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Open AccessArticle

Comparative Study of the Structure, Composition, and Electrocatalytic Performance of Hydrogen Evolution in MoSx~2+δ/Mo and MoSx~3+δ Films Obtained by Pulsed Laser Deposition

1
Moscow Engineering Physics Institute, National Research Nuclear University MEPhI (Moscow Engineering Physics Institute), 115409 Moscow, Russia
2
Russia Immanuel Kant Baltic Federal University, 236016 Kaliningrad, Russia
*
Author to whom correspondence should be addressed.
Nanomaterials 2020, 10(2), 201; https://doi.org/10.3390/nano10020201
Received: 2 December 2019 / Revised: 21 January 2020 / Accepted: 22 January 2020 / Published: 24 January 2020
(This article belongs to the Special Issue Laser Synthesis of Nanomaterials)

Abstract

Systematic and in-depth studies of the structure, composition, and efficiency of hydrogen evolution reactions (HERs) in MoSx films, obtained by means of on- and off-axis pulsed laser deposition (PLD) from a MoS2 target, have been performed. The use of on-axis PLD (a standard configuration of PLD) in a buffer of Ar gas, with an optimal pressure, has allowed for the formation of porous hybrid films that consist of Mo particles which support a thin MoSx~2+δ (δ of ~0.7) film. The HER performance of MoSx~2+δ/Mo films increases with increased loading and reaches the highest value at a loading of ~240 μg/cm2. For off-axis PLD, the substrate was located along the axis of expansion of the laser plume and the film was formed via the deposition of the atomic component of the plume, which was scattered in Ar molecules. This made it possible to obtain homogeneous MoSx~3+δ (δ~0.8–1.1) films. The HER performances of these films reached saturation at a loading value of ~163 μg/cm2. The MoSx~3+δ films possessed higher catalytic activities in terms of the turnover frequency of their HERs. However, to achieve the current density of 10 mA/cm2, the lowest over voltages were −162 mV and −150 mV for the films obtained by off- and on-axis PLD, respectively. Measurements of electrochemical characteristics indicated that the differences in the achievable HER performances of these films could be caused by their unique morphological properties.
Keywords: pulsed laser deposition; nanocatalysts; buffer gas; transition metal chalcogenides; hydrogen evolution reaction pulsed laser deposition; nanocatalysts; buffer gas; transition metal chalcogenides; hydrogen evolution reaction

1. Introduction

Chalcogenides of transition metals, specifically, molybdenum sulfides (MoSx), form compounds with different local packings of metal (Mo) and chalcogen (S) atoms, which are organized into several crystalline and amorphous phases. If structures are crystalline, such as the layered 2H-MoS2 and 1T-MoS2 phases, which are nanometer sized, they can initiate a strong catalytic effect that activates a hydrogen evolution reaction (HER) during water electrolysis [1,2,3,4,5]. For this reason, thin-film molybdenum sulfide coatings are among the most used nonprecious nanoelectrocatalysts for hydrogen evolution. However, for widespread electrocatalytic applications, the HER activities and long-term stabilities of such nanomaterials are paramount. In the thermodynamically stable crystalline 2H-MoS2 phase, basal plane activation and edge site exposure/orientation on the cathode surface are the most frequently employed strategies [6,7]. The edge sites of the crystalline 2H-MoS2 phase exhibit the highest catalytic activity; however, in order to activate the basal planes, they should be modified by defect formation [8,9,10,11]. The catalytic activity of the metastable 1T-MoS2 phase does not depend so much on the orientation of the nanocrystals relative to the surface of the cathode; however, the synthesis of this phase is a difficult task [5].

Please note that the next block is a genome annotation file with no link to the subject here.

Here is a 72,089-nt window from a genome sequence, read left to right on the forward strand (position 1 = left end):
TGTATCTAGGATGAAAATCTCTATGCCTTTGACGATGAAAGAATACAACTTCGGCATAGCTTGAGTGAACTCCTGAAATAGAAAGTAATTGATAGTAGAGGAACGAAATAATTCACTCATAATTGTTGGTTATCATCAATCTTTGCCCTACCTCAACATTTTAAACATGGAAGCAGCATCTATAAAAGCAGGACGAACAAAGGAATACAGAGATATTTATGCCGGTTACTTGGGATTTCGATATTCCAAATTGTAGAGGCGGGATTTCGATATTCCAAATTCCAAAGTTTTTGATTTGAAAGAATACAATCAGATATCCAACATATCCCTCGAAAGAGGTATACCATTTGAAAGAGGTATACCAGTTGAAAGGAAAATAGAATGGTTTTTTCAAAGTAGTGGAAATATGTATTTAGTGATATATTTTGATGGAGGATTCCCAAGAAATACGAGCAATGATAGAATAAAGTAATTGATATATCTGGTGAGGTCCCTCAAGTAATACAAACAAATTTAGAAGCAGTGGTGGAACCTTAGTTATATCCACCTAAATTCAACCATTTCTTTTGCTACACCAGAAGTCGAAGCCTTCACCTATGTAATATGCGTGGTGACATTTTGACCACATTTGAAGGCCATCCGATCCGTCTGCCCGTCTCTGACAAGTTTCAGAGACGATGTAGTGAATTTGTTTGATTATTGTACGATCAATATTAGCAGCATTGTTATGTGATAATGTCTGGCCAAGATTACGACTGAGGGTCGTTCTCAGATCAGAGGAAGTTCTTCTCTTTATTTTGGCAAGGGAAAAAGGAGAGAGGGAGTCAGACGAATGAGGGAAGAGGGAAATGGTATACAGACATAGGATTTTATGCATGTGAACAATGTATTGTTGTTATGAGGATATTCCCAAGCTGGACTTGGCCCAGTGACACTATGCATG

Thin films of amorphous MoSx also have catalytic properties for HER activation. However, they require other approaches to enhance their activities [12,13,14,15]. Amorphous thin-film MoSx materials can greatly vary in their concentration of sulfur (1 ≤ x ≤ 10), which affects the local packing (chemical state) of atoms in the films. Currently, the factors that influence the catalytic activities of amorphous MoSx catalysts are being actively experimentally and theoretically studied [16,17,18,19,20]. An increased concentration of sulfur (x ≥ 2) and the formation of specific S ligands, and particularly the bridging and terminal S ligands in Mo3-S clusters, have been established to contribute to an increase in the catalytic activities of amorphous forms of MoSx. An adequate synergistic interaction of the amorphous MoSx film with the substrate/supporting material can also enhance the electrocatalytic HER activated by MoSx [21,22].
The most common methods for producing amorphous catalytic MoSx films are chemical and electrochemical synthesis/deposition [12,13,14,16,17,19]. The selection of precursors and the variation of the synthesis conditions makes it possible to obtain films with controllable morphologies, compositions, and chemical states. Advances in chemical synthesis have not yet resolved the urgency of the problem of obtaining analogical or more efficient amorphous electrocatalysts by the method of physical vapor deposition (PVD). The interest in this method is due to its environmental friendliness and the possibility of implementing other original conditions for the formation of new forms of amorphous MoSx.